EDIT: Oh, and I'll make rivers too. And paths.
    Attached Thumbnails Attached Thumbnails Slope tileset (WIP)-sofar.jpg  
    Attached Images Attached Images   
    Last edited by Ceraus; 05-02-2009 at 12:33 AM.

  4. #4
      Ascension is offline
    Community Leader Ascension's Avatar
    Join Date
    Jun 2008
    Location
    St. Charles, MO
    Posts
    8,216

    Post

    Lookin pretty good.
    If the radiance of a thousand suns was to burst at once into the sky, that would be like the splendor of the Mighty One...I am become Death, the Shatterer of worlds.
    -J. Robert Oppenheimer (father of the atom bomb) alluding to The Bhagavad Gita (Chapter 11, Verse 32)


    My Maps ~ My Brushes ~ My Tutorials ~ My Challenge Maps

  5. #5
      Ceraus is offline
    Guild Apprentice
    Join Date
    Mar 2009
    Posts
    45

    Post

    A sample map I've made using the current (unreleased) tileset. Again, the whole tileset is visible on the left. I used two 8x8 textures, a few rocks I made and some vegetation I stole.

    I estimate that this map would take about 10 MB if it was stand-alone. Using tiles, it takes 4 MB instead... not much smaller, admittedly, but I can continue expanding it without increasing memory usage.
    Attached Thumbnails Attached Thumbnails Slope tileset (WIP)-sample.jpg  

  6. #6
    Community Leader Facebook Connected Steel General's Avatar
    Join Date
    Jun 2008
    Location
    Ft. Wayne, IN
    Posts
    9,463

    Default

    Great work...
    My Finished Maps | My Challenge Maps | Ghoraja Juun, my largely stagnated campaign setting.

    Unless otherwise stated by me in the post, all work is licensed under a Creative Commons Attribution-Noncommercial 3.0 United States License.



  7. #7
    NymTevlyn
    Guest

    Default

    Nice, I could put that to use pretty quickly.

  8. #8
      Ceraus is offline
    Guild Apprentice
    Join Date
    Mar 2009
    Posts
    45

    Wip

    Joining the tileset. It includes the following:
    • Slopes 1-, 2- and 4-square long
    • Cliffs and "steps"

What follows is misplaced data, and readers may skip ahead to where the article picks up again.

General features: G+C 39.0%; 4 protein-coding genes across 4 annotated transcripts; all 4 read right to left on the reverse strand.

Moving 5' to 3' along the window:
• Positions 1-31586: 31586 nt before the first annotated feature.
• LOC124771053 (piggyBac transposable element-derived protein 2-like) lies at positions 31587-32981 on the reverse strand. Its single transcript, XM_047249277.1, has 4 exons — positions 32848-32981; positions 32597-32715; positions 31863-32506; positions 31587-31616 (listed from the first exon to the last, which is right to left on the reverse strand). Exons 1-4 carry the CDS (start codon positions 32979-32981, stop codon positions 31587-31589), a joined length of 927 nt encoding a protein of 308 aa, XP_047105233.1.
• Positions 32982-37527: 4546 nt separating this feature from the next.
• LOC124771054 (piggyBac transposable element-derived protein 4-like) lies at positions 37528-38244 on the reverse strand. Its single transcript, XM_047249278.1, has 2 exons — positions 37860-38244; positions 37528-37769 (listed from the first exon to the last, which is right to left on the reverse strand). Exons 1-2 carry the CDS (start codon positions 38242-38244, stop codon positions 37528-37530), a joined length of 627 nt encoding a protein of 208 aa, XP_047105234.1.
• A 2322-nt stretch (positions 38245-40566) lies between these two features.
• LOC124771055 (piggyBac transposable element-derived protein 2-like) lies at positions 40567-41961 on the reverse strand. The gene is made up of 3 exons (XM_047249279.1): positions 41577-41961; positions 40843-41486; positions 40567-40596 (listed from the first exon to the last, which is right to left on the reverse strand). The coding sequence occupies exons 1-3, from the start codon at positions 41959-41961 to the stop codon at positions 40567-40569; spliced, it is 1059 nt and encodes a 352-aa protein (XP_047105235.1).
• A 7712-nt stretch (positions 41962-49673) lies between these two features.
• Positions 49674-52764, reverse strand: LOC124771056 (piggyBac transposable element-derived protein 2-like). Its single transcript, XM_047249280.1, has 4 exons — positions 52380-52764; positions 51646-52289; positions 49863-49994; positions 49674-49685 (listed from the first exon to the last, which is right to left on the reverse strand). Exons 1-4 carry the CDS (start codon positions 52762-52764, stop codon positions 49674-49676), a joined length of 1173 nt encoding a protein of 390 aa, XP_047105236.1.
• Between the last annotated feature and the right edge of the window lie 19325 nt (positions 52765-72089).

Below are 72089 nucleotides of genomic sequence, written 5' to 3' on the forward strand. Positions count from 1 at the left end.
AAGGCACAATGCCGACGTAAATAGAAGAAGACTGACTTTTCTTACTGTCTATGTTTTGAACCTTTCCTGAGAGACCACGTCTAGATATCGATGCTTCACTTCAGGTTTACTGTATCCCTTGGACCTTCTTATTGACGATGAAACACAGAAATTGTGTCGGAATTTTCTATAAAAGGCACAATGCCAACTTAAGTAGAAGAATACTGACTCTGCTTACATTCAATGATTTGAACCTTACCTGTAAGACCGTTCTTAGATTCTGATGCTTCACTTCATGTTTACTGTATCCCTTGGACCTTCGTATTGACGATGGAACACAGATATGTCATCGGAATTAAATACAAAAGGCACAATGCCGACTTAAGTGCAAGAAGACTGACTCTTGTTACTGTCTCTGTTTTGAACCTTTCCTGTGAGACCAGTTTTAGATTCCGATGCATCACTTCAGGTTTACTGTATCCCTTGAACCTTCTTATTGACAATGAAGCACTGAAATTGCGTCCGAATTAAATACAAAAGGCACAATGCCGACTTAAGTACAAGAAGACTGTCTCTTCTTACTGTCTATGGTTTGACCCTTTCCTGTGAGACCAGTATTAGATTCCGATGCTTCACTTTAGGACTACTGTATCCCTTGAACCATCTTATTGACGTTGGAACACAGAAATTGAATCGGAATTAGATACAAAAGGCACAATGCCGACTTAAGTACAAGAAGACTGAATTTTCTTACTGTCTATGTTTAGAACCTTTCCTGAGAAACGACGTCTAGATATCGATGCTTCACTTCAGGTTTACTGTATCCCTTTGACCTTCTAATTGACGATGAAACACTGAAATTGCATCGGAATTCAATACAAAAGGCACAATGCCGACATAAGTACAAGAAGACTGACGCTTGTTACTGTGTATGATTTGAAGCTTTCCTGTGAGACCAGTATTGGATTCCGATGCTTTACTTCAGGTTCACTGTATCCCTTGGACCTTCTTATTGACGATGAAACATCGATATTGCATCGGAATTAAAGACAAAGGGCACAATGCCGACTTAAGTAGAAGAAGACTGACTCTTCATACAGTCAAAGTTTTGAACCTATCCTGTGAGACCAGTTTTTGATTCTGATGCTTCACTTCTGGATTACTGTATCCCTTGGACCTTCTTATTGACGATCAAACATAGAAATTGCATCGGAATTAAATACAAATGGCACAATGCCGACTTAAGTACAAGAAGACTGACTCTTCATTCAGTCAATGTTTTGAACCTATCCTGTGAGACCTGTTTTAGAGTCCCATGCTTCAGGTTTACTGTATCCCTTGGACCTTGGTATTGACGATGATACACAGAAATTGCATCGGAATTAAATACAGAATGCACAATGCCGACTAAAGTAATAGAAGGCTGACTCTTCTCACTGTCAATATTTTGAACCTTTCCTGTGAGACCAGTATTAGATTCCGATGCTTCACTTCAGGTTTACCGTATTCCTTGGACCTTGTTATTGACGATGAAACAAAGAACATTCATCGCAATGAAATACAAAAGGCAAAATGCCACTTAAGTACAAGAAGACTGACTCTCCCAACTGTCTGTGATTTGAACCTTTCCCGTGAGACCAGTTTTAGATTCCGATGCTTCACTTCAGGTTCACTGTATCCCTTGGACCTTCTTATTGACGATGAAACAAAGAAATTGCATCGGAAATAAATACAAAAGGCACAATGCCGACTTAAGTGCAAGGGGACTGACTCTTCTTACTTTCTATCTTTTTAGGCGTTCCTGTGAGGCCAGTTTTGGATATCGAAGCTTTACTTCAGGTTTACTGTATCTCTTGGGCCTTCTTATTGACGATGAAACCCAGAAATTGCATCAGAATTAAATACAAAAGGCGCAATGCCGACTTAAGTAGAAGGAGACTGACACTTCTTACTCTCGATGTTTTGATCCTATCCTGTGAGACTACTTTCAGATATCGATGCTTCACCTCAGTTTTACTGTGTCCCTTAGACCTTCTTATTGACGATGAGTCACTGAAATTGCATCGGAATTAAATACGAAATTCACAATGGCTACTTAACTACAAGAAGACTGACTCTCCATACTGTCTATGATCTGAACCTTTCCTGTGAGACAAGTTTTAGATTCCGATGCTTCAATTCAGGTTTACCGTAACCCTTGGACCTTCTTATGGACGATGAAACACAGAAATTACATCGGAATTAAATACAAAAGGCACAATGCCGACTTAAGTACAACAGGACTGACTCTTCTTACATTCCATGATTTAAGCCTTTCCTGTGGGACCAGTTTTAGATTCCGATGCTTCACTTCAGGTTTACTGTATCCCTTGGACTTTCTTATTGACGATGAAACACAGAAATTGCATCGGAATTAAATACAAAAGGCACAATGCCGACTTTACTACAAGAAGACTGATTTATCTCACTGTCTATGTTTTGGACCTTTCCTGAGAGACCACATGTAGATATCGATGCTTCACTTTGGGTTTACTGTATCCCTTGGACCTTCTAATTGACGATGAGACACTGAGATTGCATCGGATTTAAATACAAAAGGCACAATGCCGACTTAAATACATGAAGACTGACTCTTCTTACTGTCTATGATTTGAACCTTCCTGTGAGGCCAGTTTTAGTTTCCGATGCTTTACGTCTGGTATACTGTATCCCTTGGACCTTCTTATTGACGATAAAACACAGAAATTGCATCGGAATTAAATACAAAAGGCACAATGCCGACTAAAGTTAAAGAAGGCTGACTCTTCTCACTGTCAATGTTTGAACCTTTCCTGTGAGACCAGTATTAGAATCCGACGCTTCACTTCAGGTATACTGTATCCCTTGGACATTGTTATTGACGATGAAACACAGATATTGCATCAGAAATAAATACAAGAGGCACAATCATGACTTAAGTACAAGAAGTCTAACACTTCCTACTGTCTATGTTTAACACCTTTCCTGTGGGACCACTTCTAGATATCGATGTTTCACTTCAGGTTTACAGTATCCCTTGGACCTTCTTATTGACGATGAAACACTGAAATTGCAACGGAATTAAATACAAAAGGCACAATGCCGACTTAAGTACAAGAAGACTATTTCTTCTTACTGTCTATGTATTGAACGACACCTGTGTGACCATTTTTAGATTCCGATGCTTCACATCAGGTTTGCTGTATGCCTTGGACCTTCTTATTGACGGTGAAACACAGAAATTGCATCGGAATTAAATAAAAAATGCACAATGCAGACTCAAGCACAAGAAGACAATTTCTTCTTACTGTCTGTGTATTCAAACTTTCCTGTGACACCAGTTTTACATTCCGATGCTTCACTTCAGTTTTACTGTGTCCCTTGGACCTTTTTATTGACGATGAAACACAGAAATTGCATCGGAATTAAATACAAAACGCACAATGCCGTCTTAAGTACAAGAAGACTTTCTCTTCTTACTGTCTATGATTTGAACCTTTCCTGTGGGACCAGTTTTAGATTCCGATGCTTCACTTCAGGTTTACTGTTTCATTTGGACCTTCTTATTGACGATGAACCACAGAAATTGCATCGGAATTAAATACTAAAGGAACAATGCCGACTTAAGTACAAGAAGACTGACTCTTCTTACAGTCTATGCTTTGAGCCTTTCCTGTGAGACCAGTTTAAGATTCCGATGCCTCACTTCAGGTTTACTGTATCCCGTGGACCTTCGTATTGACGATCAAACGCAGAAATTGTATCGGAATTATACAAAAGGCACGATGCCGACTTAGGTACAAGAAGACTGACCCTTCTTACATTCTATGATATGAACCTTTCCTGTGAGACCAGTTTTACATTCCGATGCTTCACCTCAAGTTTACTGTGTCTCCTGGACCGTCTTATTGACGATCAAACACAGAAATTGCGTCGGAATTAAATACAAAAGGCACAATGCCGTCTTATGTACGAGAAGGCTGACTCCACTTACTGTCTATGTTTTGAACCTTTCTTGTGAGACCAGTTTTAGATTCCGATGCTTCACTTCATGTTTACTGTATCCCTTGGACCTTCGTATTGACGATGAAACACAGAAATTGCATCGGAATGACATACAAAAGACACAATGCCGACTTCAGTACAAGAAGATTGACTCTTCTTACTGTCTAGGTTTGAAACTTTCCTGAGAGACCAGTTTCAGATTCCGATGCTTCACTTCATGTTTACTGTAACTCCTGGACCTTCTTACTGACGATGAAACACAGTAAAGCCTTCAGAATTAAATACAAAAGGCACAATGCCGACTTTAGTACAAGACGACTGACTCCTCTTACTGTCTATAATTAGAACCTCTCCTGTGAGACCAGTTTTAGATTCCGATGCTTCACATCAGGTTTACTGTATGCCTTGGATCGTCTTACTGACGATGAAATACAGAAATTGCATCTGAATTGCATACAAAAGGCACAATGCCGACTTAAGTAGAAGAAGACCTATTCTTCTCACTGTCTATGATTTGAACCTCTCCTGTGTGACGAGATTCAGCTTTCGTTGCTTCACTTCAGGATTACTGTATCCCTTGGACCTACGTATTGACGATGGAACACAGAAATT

• Transitions: 0-1, 0-step, 1-step, 1-2, 1-4, 2-4, step-cliff
    • Appropriate ground textures: grassy, grass-earthy, sand
    • Rocky texture designed to fit with the cliffs
    • Details: rocks, trees, assorted vegetation

    All elements are designed to snap to a 64-pixel-squares grid... I hope the low resolution is not a problem. The tileset is much more flexible than it appears at first; while there are many limitations to what exact shapes can be formed with the slopes and cliffs, the global result should not suffer (see sample picture above). The base textures and most of the vegetation are "stolen", but the rest is mine.

    Although functional, the tileset is still WIP, but the current elements are pretty much set in stone. I'll continue adding to it -- paths, water and texture change come to mind, and urban environments eventually -- but I'm taking a break for now.
    Attached Files Attached Files
    Last edited by Ceraus; 05-02-2009 at 06:17 PM.

  9. #9
    NymTevlyn
    Guest

    Default

    Bleargh! 64px? That's a weird size. I run everything at a 100px grid in MapTool.

  10. #10
      Ceraus is offline
    Guild Apprentice
    Join Date
    Mar 2009
    Posts
    45

    Post

    ...

    I knew it. I was so focused on the results that I forgot to consider other resolutions.

    I've always used 64px because one, that was the only Gametable resolution, and two, I base my player and NPC tokens on World of Warcraft icons (with remade borders), which are incidentally 64px.

    So I wonder: is there a "standard" virtual tabletop resolution? What would be the ideal tileset resolution? I should adapt before I make too much stuff.

    (Note: I confirm, slopy terrain is very much more fun than featureless plains.)
    Attached Thumbnails Attached Thumbnails Slope tileset (WIP)-sample2.png  

Page 1 of 3 123 LastLast

Tags for this Thread

Posting Permissions

  • You may not post new threads
  • You may not post replies
  • You may not post attachments
  • You may not edit your posts
  •